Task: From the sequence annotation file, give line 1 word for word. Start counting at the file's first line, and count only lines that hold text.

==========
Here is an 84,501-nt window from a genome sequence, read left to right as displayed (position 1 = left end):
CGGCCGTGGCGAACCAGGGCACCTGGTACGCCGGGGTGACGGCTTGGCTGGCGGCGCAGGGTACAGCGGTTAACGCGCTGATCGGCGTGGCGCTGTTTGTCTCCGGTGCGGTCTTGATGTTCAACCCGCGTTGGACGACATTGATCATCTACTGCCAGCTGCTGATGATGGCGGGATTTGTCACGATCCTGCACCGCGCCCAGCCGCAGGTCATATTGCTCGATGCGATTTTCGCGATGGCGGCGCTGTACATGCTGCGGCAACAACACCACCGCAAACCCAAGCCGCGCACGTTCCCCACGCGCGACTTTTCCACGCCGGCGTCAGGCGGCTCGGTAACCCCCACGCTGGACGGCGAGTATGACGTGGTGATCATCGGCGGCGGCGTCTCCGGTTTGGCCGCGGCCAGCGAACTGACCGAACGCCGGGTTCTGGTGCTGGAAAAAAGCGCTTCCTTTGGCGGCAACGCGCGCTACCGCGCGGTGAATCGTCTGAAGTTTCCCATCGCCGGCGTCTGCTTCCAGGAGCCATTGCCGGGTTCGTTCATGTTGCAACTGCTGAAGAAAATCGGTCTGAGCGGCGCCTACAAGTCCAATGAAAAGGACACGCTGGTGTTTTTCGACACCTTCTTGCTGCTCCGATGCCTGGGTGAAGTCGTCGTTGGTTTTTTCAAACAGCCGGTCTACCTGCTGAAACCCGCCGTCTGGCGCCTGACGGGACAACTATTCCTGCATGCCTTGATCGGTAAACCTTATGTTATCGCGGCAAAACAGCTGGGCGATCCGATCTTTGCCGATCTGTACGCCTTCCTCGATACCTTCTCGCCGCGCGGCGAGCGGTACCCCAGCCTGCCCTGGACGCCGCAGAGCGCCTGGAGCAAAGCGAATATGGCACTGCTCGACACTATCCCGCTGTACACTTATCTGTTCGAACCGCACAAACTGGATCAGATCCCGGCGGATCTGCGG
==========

Here is an 84,501-nt window from a genome sequence, read left to right as displayed (position 1 = left end):